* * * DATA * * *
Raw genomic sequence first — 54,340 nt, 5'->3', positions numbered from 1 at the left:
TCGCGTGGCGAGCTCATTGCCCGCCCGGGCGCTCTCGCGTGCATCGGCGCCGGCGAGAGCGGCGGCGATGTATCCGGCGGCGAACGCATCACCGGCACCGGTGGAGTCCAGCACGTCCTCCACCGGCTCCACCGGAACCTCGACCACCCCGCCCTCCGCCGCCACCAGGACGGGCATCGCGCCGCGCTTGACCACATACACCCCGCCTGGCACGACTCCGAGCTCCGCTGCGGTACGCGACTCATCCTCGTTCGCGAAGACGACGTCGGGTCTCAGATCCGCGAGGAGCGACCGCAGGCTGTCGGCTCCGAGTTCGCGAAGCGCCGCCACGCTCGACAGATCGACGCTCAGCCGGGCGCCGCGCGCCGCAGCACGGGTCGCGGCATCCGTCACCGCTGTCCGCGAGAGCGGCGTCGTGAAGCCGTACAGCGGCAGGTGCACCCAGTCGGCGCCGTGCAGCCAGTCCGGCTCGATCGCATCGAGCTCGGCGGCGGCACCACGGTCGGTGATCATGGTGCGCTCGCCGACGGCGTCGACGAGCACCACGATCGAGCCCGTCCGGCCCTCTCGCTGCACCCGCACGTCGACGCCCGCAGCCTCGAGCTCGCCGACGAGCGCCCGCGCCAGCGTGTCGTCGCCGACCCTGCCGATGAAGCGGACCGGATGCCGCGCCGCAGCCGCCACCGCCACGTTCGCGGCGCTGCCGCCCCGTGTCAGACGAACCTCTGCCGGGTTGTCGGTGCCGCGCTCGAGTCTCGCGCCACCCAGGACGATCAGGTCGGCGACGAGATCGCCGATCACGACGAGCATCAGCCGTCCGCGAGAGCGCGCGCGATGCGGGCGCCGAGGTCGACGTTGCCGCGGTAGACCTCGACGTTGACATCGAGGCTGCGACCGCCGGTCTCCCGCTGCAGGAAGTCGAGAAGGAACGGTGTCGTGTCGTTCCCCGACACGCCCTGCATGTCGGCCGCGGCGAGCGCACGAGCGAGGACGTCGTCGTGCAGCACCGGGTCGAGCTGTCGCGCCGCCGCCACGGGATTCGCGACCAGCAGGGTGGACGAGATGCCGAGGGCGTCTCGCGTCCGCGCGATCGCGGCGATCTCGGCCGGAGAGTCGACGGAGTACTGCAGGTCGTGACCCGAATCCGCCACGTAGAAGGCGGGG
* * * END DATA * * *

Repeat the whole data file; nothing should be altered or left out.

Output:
Raw genomic sequence first — 54,340 nt, 5'->3', positions numbered from 1 at the left:
TCGCGTGGCGAGCTCATTGCCCGCCCGGGCGCTCTCGCGTGCATCGGCGCCGGCGAGAGCGGCGGCGATGTATCCGGCGGCGAACGCATCACCGGCACCGGTGGAGTCCAGCACGTCCTCCACCGGCTCCACCGGAACCTCGACCACCCCGCCCTCCGCCGCCACCAGGACGGGCATCGCGCCGCGCTTGACCACATACACCCCGCCTGGCACGACTCCGAGCTCCGCTGCGGTACGCGACTCATCCTCGTTCGCGAAGACGACGTCGGGTCTCAGATCCGCGAGGAGCGACCGCAGGCTGTCGGCTCCGAGTTCGCGAAGCGCCGCCACGCTCGACAGATCGACGCTCAGCCGGGCGCCGCGCGCCGCAGCACGGGTCGCGGCATCCGTCACCGCTGTCCGCGAGAGCGGCGTCGTGAAGCCGTACAGCGGCAGGTGCACCCAGTCGGCGCCGTGCAGCCAGTCCGGCTCGATCGCATCGAGCTCGGCGGCGGCACCACGGTCGGTGATCATGGTGCGCTCGCCGACGGCGTCGACGAGCACCACGATCGAGCCCGTCCGGCCCTCTCGCTGCACCCGCACGTCGACGCCCGCAGCCTCGAGCTCGCCGACGAGCGCCCGCGCCAGCGTGTCGTCGCCGACCCTGCCGATGAAGCGGACCGGATGCCGCGCCGCAGCCGCCACCGCCACGTTCGCGGCGCTGCCGCCCCGTGTCAGACGAACCTCTGCCGGGTTGTCGGTGCCGCGCTCGAGTCTCGCGCCACCCAGGACGATCAGGTCGGCGACGAGATCGCCGATCACGACGAGCATCAGCCGTCCGCGAGAGCGCGCGCGATGCGGGCGCCGAGGTCGACGTTGCCGCGGTAGACCTCGACGTTGACATCGAGGCTGCGACCGCCGGTCTCCCGCTGCAGGAAGTCGAGAAGGAACGGTGTCGTGTCGTTCCCCGACACGCCCTGCATGTCGGCCGCGGCGAGCGCACGAGCGAGGACGTCGTCGTGCAGCACCGGGTCGAGCTGTCGCGCCGCCGCCACGGGATTCGCGACCAGCAGGGTGGACGAGATGCCGAGGGCGTCTCGCGTCCGCGCGATCGCGGCGATCTCGGCCGGAGAGTCGACGGAGTACTGCAGGTCGTGACCCGAATCCGCCACGTAGAAGGCGGGG